10/27/2014 05:01 EDT | Updated 12/26/2014 05:59 EST

Toronto Election: 5 Things To Know

Like it or not, whether you live in an Etobicoke duplex, a posh condo overlooking Lake Ontario or at the other end of the country, you have probably been unable to avoid hearing about Toronto politics over the past 12 months. 

It has been, to make the grossest of understatements, an eventful year. 

But with Monday's mayoral election, Torontonians will look to the future — either sticking with the legacy of incumbent mayor and controversy magnet Rob Ford, or striking out in a new direction. 

Here are a few points to consider, in advance of Monday's decision: 

One nation, under Fords 

Whatever the outcome of the mayoral vote, the Ford Nation brand will likely go on. Though Rob Ford dropped out of the mayoral race last month — after doctors found a malignant tumour in his stomach — he side-stepped into the race for Ward 2, the seat he held for years before it was taken over by his brother, Doug. 

Even if Doug, now running for mayor in Rob's place, does not take the top job at city hall, Rob is expected to reclaim Ward 2. Meanwhile a third Ford — Michael, nephew to Rob and Doug — is also expected to win a school trustee race in the same area. 

Break from tradition? 

If the election goes to either John Tory or Olivia Chow, it will mark the first time in recent memory Toronto has elected a mayor who wasn't a part of the previous term's city council. 

Chow was on council for many years but jumped to federal politics in 2006, spending eight years as the MP for the downtown riding of Trinity-Spadina. She did an about-face earlier this year, returning to local politics with her run for mayor. 

Tory has never held a job at city hall, though he ran for mayor in 2003, coming in a close second to David Miller.Tory also once led the Ontario Progressive Conservatives. 

Doug Ford was first elected to council in 2010, to the same seat his brother vacated upon becoming mayor. 

High turnout

This election has already seen high voter turnout. More than twice as many people cast early ballots this time, compared to four years ago — adding up to 161,147 votes across the city's 44 wards between Oct. 14 and 19.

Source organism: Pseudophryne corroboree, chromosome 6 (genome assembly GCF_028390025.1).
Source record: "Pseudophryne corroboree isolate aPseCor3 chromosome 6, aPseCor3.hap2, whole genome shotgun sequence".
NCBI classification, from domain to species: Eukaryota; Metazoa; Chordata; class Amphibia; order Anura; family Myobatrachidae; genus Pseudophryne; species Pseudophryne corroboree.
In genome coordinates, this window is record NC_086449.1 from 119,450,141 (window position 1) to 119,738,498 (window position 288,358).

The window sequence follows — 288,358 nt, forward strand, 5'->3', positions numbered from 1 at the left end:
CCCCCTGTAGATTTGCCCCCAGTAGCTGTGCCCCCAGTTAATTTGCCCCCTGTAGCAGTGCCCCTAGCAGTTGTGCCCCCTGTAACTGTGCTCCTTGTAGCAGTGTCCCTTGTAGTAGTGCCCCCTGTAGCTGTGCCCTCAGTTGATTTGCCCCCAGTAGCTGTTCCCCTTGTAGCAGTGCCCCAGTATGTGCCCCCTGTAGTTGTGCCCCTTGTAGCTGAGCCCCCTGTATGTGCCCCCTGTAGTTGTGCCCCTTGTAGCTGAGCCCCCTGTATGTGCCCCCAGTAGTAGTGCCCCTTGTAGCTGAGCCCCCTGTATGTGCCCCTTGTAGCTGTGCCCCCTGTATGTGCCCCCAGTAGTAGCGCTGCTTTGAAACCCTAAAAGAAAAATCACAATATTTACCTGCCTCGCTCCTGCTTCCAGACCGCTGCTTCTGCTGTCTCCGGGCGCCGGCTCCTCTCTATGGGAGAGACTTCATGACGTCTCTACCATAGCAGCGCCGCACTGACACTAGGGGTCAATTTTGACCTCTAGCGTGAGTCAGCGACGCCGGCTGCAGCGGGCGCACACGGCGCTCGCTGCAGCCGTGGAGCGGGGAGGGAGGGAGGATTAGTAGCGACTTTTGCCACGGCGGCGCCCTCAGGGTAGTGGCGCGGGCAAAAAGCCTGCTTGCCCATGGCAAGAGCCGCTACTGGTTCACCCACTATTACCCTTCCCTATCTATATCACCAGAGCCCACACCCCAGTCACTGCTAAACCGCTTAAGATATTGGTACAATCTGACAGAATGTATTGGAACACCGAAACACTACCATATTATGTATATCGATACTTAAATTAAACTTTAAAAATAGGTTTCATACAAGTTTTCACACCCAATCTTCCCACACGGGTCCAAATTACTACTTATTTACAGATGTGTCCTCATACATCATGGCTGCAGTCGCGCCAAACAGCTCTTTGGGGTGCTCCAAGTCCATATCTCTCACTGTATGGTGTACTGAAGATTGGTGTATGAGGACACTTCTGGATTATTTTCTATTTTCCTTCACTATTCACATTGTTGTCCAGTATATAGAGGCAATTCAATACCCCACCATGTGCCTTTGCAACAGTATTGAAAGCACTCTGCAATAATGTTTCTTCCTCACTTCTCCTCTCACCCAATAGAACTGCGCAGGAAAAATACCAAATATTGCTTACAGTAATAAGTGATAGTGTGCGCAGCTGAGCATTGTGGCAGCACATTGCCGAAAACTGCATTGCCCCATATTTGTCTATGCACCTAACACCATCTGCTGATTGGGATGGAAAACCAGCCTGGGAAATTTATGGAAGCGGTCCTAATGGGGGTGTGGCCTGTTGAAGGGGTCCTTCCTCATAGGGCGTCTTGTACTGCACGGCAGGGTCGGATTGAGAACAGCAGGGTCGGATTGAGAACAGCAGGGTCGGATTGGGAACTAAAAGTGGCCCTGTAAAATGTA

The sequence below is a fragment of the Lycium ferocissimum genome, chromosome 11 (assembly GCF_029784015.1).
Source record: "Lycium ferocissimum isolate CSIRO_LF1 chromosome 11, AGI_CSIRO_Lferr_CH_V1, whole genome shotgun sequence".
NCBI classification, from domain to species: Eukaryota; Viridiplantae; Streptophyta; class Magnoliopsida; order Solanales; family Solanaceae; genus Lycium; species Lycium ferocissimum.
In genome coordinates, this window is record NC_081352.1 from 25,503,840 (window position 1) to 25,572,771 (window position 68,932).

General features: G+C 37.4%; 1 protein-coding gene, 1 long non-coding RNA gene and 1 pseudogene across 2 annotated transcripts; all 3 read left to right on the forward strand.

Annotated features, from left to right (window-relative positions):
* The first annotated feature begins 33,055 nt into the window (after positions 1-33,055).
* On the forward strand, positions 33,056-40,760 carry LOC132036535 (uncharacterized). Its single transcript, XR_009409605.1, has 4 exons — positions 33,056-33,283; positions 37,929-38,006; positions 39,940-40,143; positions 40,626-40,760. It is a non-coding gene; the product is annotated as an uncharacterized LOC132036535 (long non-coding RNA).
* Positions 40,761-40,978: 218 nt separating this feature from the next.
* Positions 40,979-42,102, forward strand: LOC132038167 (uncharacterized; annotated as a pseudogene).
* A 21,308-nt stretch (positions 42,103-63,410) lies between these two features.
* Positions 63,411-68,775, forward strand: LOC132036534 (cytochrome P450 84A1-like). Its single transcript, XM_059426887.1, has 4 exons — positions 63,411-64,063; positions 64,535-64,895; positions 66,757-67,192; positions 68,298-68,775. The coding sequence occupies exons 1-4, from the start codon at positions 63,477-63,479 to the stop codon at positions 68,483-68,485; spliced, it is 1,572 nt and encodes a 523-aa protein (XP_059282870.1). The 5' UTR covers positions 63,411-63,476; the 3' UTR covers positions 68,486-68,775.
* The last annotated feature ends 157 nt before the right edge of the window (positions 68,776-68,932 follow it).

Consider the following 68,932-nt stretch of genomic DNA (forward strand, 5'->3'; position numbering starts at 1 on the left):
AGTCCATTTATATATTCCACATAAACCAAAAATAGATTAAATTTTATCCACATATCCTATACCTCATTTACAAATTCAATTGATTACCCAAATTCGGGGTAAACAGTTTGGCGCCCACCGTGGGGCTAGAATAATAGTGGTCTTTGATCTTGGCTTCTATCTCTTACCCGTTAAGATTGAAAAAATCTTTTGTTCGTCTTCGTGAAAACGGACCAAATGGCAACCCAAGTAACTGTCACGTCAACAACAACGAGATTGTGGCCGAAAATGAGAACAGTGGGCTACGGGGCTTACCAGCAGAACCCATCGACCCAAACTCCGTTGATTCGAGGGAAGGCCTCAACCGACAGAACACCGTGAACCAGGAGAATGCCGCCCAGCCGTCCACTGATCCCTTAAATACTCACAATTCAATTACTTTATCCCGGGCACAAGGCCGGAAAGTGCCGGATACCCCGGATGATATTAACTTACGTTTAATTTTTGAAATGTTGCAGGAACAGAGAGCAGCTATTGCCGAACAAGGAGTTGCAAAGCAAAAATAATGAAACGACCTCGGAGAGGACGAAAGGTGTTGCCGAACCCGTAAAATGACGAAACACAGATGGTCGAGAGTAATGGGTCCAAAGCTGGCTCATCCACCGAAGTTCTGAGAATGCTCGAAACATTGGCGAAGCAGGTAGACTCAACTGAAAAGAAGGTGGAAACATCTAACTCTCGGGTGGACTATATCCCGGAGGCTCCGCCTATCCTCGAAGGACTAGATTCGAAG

Star power

More than the usual number of celebrities have chimed in on this election. Lena Dunham of HBO's Girls, Daily Show host Jon Stewart and former wrestler Hossein (The Iron Sheik) Khosrow Ali Vaziri  have voiced their support for Olivia Chow. 

Chow also received campaign donations from authors Margaret Atwood and Vincent Lam, filmmaker Sarah Polley and actors Shirley Douglas and Sonja Smits.

Former Toronto Argonaut Michael (Pinball) Clemons, television personality Aliya-Jasmine Sovani and TSN's Michael Landsberg have all endorsed John Tory. Toronto Sun journalist Mike Strobel declared himself a Ford supporter, though his paper officially endorsed Tory.

All this star power follows the parade of notables who popped up amid the drama of Rob Ford's tenure, including Will Ferrell, Hulk Hogan, Drake, Jimmy Kimmel and Kevin Spacey. 

Long, winding road

Officially, the election process started on Jan. 2, the first day nominations were accepted, and election signs did not appear on Toronto lawns until earlier this month. But casual observers can be forgiven for thinking the campaigns have been going much longer. 

Rob Ford started pointing to the Oct. 27 election around this time last year, amid calls for his resignation over his admitted crack use, saying voters would decide then if he should keep his job as mayor.

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